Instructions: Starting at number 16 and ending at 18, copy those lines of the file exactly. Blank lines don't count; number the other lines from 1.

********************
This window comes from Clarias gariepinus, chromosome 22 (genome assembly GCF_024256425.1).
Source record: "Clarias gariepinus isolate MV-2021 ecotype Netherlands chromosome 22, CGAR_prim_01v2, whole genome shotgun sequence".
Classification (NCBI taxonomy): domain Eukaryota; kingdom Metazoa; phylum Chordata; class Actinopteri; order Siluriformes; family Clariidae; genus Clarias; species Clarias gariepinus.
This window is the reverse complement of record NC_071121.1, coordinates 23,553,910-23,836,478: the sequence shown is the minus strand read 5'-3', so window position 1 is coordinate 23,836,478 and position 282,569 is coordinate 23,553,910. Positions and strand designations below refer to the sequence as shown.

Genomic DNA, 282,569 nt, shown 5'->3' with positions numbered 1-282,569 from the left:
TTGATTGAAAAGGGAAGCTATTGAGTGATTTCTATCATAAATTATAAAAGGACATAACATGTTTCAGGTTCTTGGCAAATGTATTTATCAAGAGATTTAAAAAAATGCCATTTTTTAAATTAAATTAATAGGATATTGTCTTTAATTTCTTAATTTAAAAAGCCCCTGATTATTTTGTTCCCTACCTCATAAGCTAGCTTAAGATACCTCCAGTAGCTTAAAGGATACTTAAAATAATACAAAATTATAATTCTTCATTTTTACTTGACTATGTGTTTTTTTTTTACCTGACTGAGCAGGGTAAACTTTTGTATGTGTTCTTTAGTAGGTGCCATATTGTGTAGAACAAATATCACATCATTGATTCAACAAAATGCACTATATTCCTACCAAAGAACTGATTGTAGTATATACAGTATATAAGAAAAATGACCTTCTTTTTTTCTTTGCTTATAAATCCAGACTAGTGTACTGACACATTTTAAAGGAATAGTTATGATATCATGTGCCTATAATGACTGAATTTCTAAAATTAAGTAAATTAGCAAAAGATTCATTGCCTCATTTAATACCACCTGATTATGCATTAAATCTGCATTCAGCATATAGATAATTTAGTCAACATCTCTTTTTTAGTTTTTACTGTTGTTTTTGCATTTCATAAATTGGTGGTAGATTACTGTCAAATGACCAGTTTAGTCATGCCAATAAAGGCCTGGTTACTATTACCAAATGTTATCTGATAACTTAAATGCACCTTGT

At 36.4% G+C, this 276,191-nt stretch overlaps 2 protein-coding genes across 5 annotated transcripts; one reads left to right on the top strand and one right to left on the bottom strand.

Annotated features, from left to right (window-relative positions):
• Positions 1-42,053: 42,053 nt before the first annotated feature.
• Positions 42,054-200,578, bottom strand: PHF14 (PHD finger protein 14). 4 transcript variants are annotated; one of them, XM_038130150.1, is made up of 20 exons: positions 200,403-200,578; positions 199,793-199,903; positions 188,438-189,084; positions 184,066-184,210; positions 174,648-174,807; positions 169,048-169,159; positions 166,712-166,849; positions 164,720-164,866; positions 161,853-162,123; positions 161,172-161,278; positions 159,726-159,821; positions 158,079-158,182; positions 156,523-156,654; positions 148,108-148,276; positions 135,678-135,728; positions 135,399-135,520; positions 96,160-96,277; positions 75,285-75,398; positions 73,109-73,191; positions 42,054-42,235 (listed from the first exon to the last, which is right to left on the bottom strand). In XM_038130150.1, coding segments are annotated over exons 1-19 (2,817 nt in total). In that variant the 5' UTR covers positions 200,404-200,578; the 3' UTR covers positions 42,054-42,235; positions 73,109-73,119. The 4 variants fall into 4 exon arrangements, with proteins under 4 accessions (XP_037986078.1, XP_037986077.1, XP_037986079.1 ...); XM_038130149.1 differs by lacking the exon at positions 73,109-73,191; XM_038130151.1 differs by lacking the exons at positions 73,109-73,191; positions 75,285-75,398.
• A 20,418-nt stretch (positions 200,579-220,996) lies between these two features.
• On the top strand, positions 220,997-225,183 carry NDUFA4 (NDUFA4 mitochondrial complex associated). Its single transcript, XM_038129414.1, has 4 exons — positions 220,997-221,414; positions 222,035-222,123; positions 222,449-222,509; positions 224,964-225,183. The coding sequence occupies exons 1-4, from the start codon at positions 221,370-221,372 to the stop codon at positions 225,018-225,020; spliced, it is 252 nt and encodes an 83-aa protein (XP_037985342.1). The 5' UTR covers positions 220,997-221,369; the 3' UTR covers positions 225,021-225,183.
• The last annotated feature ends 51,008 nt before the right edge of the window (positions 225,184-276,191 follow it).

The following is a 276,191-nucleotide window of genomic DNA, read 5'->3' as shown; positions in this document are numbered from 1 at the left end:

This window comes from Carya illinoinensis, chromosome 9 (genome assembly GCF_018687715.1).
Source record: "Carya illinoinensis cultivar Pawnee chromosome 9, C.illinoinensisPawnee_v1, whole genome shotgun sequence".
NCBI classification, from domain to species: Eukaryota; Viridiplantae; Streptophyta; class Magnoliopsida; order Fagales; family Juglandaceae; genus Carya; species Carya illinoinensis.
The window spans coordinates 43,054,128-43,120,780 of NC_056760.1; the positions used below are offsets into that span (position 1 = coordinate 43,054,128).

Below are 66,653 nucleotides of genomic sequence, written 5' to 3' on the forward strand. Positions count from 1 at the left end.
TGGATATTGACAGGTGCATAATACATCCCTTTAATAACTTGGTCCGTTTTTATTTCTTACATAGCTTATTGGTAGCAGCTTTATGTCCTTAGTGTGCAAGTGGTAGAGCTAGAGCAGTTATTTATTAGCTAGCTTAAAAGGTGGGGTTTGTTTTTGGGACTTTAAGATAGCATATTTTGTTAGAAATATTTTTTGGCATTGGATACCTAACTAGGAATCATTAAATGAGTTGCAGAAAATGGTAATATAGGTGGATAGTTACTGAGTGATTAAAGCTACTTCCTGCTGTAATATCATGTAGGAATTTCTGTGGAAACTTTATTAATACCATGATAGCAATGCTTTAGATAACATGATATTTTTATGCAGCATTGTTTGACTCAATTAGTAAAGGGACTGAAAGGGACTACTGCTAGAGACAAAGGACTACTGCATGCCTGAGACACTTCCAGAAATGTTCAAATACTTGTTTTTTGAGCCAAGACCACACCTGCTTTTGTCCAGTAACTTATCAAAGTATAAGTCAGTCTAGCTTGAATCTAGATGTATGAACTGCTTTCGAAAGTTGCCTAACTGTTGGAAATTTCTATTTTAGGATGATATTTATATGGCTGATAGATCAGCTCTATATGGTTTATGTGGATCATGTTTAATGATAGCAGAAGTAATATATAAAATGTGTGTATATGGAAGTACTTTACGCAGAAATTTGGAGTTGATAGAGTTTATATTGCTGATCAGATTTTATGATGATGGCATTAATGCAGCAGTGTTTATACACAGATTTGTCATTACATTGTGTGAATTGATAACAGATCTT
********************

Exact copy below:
Source record: "Carya illinoinensis cultivar Pawnee chromosome 9, C.illinoinensisPawnee_v1, whole genome shotgun sequence".
NCBI classification, from domain to species: Eukaryota; Viridiplantae; Streptophyta; class Magnoliopsida; order Fagales; family Juglandaceae; genus Carya; species Carya illinoinensis.
The window spans coordinates 43,054,128-43,120,780 of NC_056760.1; the positions used below are offsets into that span (position 1 = coordinate 43,054,128).